The Novels of Joyce

The Novels of Joyce


My project originally began as an
attempt to outline the intellectual development of Stephen Dedalus, the
literary alter-ego of James Joyce from Joyce’s 1916 novel “A Portrait of the Artist as a Young Man,” in which we get Stephens childhood. Joyce’s follow-up
in 1922, “Ulysses,” in which we finally get Stephen as a young adult. So looking back
at all the pages that I scrapped, and there were a few, I realized that this
wasn’t so much a project that concluded in this attempt. It certainly began here,
but by no means was I looking for his intellectual development by the end. I
realized as the project went on that it became more about tracing Stephens
subjectivity. Now Stephen, who is modeled after the events of Joyce, originally
begins as a kind of a more reserved conservative Catholic child and by the
end is is a bit more secular-minded, to put it lightly. And I found that
this creates an interesting double bind in the character of Stephen Dedalus. Joyce creates Stephen in a way that is
Joyce recreating himself through Stephen, which may lead to some issues of
interpretation. So while the novel certainly begins here, as Stephen as a
young child in “A Portrait of the Artist,” that’s not the end by the time we get to
Ulysses. Now in Ulysses it’s important to point out that, while Stephen is the
protagonist of “A Portrait of the Artist,” in Ulysses rather there’s no single main
character. Rather, Stephen gets a third of the novel, an advertiser Leopold Bloom
gets a third of the novel, and Bloom’s wife Molly gets a third of the
novel. Now as the novel begins in “A Portrait of the Artist,” now Stephen is
eight years old but by the time that Stephen is 22 in
the end of Ulysses, yeah again he’s a he’s a very different,
changed person. It’s also important to then point out that because Stephen is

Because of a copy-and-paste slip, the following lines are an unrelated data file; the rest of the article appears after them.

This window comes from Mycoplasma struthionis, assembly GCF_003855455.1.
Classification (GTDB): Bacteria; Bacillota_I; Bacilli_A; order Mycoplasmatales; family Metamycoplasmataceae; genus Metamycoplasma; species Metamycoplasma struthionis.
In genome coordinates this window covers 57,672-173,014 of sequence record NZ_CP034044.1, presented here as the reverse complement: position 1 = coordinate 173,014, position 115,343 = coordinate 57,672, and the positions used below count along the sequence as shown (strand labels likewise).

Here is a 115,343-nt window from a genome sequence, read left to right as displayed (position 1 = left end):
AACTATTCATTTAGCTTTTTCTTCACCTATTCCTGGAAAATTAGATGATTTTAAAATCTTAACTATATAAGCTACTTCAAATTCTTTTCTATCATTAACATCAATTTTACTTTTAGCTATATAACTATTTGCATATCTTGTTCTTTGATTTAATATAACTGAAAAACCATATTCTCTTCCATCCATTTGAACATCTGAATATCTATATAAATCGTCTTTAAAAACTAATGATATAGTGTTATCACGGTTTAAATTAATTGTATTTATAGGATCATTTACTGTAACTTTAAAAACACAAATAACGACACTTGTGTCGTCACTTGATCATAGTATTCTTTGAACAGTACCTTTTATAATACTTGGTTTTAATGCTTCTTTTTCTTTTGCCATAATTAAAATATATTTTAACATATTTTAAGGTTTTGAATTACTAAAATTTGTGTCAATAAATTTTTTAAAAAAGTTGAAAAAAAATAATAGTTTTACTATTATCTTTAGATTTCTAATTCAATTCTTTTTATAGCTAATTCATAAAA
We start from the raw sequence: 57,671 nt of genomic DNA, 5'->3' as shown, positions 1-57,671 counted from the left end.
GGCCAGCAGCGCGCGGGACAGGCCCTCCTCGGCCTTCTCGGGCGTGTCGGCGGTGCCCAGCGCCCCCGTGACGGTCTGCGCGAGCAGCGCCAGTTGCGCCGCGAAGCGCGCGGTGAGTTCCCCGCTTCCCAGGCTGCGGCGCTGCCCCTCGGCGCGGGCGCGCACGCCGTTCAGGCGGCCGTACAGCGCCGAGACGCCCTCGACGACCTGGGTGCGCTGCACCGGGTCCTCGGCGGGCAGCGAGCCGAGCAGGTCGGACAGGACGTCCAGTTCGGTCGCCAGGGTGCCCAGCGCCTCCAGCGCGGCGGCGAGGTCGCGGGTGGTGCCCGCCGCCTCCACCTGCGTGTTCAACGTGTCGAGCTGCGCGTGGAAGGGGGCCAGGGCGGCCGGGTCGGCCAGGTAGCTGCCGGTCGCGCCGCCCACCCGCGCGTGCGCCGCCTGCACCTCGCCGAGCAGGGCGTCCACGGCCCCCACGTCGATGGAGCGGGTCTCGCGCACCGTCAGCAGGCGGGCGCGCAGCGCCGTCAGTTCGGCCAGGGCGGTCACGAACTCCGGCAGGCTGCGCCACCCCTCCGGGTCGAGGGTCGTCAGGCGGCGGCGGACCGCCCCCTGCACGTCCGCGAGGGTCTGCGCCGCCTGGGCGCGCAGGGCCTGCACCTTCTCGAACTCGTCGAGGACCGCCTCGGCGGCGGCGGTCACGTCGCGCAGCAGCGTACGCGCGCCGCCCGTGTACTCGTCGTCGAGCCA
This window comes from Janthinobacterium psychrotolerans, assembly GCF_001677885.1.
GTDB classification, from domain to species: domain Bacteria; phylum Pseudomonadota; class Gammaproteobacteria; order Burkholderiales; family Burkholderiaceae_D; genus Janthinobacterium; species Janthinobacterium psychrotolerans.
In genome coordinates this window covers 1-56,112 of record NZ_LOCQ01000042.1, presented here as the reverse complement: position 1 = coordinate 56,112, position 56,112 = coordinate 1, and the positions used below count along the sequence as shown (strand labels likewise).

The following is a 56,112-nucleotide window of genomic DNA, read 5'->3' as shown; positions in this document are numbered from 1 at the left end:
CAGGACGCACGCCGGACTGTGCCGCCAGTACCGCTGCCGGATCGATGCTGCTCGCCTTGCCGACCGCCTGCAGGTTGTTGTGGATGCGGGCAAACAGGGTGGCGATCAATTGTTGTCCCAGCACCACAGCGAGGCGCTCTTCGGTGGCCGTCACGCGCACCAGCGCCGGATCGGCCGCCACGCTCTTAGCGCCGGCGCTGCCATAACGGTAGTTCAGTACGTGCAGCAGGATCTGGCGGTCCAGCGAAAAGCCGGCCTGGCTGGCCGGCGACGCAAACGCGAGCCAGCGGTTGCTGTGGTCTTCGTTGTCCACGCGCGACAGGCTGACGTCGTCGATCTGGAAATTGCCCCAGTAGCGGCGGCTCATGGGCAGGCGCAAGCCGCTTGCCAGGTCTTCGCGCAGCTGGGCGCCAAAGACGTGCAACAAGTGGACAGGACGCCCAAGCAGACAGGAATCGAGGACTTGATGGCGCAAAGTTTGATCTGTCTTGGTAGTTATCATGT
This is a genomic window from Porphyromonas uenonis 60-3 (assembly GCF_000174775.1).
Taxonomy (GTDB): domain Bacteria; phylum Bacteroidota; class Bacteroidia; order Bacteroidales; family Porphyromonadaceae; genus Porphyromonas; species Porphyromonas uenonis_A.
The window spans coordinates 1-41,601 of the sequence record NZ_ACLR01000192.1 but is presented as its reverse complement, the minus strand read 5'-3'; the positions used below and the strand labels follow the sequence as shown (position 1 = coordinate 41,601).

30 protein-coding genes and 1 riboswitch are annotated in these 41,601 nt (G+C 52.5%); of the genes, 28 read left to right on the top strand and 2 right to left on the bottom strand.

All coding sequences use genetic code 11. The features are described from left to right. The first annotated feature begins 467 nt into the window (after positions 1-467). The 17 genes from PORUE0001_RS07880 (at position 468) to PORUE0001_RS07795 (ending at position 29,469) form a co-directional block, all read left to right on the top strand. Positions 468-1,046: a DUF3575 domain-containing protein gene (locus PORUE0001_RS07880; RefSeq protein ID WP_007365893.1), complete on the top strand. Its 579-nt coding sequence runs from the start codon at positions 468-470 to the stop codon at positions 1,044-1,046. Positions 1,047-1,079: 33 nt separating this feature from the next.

specifically modeled off of the events of Joyce’s life,
Stephen is also considered to be the younger more ostentatious version of
Joyce, and Bloom is the older, more mature, more refined version. So if “Ulysses” is a
novel that’s written to be about two different versions of Joyce existing at
two different versions in the city of Dublin, there’s got to be some sort of
symbolic resolution that closes this space between these two characters. And
this happens in “Ulysses” at a highly symbolic level. What’s interesting
about this, is that they both, Stephen and Bloom, gaze into a mirror and realize
their own features in the other. The line reads something like, “Silent each
contemplating the other in the reciprocal flesh of both mirrors of
theirhisnothis fellow faces.” So what you have here is a narrator that’s
anything but omniscient. James Joyce writes a novel about two different
versions of himself being symbolically resolved. And I find, though, at a greater
level, he’s not so much writing about Steven and Bloom coming together as two
different versions, but instead Steven and Bloom, if anything, recognize each
other not because of physical, but intellectual similarities. In so doing
they recognize that none of these pre-existing ideas of the world they had
on their own. If anything, they are created and recreated and from this
moment on, all pre-existing ideas are thrown into a permanent state of flux. I
find here that Joyce’s example presents us one of the great accomplishments of
the humanities. This being mapping in the unknown territory and the unknown
distance at which we stand from our own selves. We are always continuing to
create an encounter, and therefore recreate ourselves. From here, the
complexities of Joyce and through the reflections of appearances, and through
the ideas of others that they’re composed of that we will inevitably also
be composed of. This idea might be daunting, it suggests that we are by no
means original. And I agree, I don’t think we are. And I find that liberating. If
anything, it suggests that at a greater level, our subjectivity is never complete.
It is an endless mosaic, rather, is always giving succession and life
to itself. If anything, our subjectivity is then a mosaic that we live within,
and this idea can, therefore, be by no means my own. I find that it’s all
of ours and we live within it. Thank you

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